SPRINGFIELD, Ill. — When Randy Graham decided to serve a term as president of the Illinois Specialty Growers Association, he had a goal in mind to do everything he could to help restore Extension services to growers in the state.
“Extension atrophied to a critical level,” he said of the University of Illinois program that had employed as many as 100 agricultural specialists in its prime, but had diminished to about 15.
He knew how important such agricultural specialists had been in developing Curtis Orchard in Champaign.
Graham’s father-in-law, Paul Curtis, was looking for a way to make a small farm effective enough to support his family. Growing corn and soybeans wasn’t enough in 1977. So he and his wife planted 700 apple trees on 3 acres.
The stick-like young trees didn’t look like they needed much care, so they planted another 1,700, Graham said.
They soon learned that those saplings needed a lot of care and expertise, which the newbies didn’t have. They found it through Extension, Graham said.
Going into 2018, he was discouraged by how the organization that did so much for his business was fading away without funding.
His was among the happiest faces at the Illinois Specialty Crops, Agritourism and Organic Conference on Jan. 10, when Kim Kidwell, Dean of the College of Agricultural, Consumer and Environmental Sciences at the University of Illinois, spoke about her vision of Extension in the future.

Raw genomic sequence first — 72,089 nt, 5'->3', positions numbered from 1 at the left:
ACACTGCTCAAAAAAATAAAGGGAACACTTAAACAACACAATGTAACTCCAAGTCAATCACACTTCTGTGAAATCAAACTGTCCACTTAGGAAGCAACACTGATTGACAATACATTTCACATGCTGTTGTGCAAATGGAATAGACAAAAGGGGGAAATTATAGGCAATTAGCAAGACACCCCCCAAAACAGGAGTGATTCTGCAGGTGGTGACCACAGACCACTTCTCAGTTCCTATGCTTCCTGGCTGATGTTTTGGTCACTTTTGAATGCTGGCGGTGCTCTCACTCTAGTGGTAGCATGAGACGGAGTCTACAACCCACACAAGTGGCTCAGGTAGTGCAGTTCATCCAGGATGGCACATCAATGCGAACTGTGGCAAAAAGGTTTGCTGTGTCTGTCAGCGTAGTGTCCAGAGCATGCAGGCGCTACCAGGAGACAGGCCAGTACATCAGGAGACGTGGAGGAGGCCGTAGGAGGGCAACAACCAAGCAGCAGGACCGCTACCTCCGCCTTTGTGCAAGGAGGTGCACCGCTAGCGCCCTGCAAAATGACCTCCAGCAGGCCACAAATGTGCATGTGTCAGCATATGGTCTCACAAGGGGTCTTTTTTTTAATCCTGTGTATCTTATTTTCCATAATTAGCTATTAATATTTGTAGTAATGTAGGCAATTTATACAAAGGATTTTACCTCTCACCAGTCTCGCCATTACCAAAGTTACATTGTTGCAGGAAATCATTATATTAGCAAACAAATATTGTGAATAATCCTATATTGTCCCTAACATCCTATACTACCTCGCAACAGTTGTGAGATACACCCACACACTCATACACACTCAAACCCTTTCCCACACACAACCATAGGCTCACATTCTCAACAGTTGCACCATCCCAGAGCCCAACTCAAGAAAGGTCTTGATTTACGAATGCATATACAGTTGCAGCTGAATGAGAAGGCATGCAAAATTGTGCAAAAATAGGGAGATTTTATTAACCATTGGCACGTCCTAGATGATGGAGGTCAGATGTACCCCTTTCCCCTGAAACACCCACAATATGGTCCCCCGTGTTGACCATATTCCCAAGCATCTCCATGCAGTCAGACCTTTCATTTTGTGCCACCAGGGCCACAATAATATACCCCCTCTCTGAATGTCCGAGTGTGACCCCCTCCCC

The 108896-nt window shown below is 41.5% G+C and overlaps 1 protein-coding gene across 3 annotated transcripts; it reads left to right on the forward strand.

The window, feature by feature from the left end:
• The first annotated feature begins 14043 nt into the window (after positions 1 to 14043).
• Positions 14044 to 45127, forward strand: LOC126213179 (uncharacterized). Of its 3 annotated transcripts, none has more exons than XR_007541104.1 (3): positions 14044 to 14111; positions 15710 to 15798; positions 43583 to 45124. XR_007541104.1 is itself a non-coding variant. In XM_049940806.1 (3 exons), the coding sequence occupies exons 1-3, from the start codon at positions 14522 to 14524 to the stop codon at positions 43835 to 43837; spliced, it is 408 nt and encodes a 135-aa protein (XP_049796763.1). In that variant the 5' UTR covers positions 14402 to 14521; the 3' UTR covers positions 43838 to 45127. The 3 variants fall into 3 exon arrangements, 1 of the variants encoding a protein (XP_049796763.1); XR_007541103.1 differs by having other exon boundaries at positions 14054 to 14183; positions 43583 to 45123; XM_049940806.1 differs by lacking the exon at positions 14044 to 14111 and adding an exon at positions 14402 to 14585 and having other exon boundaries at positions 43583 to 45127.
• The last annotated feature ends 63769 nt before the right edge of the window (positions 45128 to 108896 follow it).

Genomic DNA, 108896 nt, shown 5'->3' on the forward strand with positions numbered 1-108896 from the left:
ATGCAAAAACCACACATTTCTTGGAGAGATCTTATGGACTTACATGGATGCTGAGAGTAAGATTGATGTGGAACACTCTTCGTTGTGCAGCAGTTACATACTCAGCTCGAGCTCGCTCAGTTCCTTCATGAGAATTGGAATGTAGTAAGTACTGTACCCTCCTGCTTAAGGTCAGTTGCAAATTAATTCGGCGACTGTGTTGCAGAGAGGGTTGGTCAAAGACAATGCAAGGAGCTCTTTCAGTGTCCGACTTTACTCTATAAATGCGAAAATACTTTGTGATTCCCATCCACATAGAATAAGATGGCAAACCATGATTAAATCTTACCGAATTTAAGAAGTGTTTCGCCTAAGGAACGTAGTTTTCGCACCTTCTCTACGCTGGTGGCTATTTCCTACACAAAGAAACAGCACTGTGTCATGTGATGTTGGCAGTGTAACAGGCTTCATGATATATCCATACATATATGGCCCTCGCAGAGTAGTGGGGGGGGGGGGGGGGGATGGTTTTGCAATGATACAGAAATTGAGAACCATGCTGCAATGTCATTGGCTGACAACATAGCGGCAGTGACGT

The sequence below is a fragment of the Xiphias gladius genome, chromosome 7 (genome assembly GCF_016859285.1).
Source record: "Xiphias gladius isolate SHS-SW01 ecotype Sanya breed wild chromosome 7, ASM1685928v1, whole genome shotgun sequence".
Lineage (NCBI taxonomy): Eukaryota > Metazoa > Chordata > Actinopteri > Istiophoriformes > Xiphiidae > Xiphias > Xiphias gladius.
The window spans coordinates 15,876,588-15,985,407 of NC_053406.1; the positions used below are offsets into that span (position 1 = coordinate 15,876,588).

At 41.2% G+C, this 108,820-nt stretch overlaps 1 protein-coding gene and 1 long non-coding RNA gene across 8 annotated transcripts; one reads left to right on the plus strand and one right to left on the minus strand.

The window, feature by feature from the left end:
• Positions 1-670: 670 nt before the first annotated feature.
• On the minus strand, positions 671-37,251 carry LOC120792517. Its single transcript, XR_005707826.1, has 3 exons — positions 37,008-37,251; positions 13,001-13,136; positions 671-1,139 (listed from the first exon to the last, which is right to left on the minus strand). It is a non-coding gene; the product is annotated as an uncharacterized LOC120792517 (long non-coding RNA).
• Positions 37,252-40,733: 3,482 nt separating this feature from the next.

“She is very passionate about rebuilding Extension in Illinois and making it into a model system in the nation. She has assembled a very passionate group of like-minded people who help her accomplish this,” said Graham, who is one of those people.
“She is passionate about Illinois and agriculture and how we can all work together,” said Raghela Scavuzzo, local foods program manager for the Illinois Farm Bureau and interim director of the Illinois Specialty Growers Association.
Kidwell has given the Illinois Specialty Growers Association a seat at the table, Graham said. It’s more than talk to rebuild the structure and strength of Extension, he said. He’s looking forward to the “bold new things” that will happen.
He has already been assured that the entomologist position that has been vacant at the University since May 2016 will be filled in 2019, and he said he hopes this is just the beginning with other specialists at the university being replaced when they retire instead of remaining unfilled.
“Funding is always the issue, and it still is,” Graham said.
One of the big factors in getting things rolling is $10 million directed for Extension by the state but never allocated seems likely to be available now, Graham said he gathered from conversations with Kidwell. He said she has support from the chancellor and all the levels of the university in her efforts.
Now, supporters of Extension will raise awareness of its importance. Graham said that urban legislators may not have been exposed to the many services Extension provides.
“Urban legislators may not have rubbed shoulders with such services and may not realize what a critical component Extension is to the state,” Graham said.
Endowments and support from many associations, agri-businesses, farmer groups and others will be needed to support action to revive Extension, Graham said. Government funding isn’t enough to restore the programs — it will require a united effort, he said.
Extension was allowed to slip through the cracks in the past, but efforts are being made to restore programs, including ag business advice, 4-H, FFA and other crop science services, he said.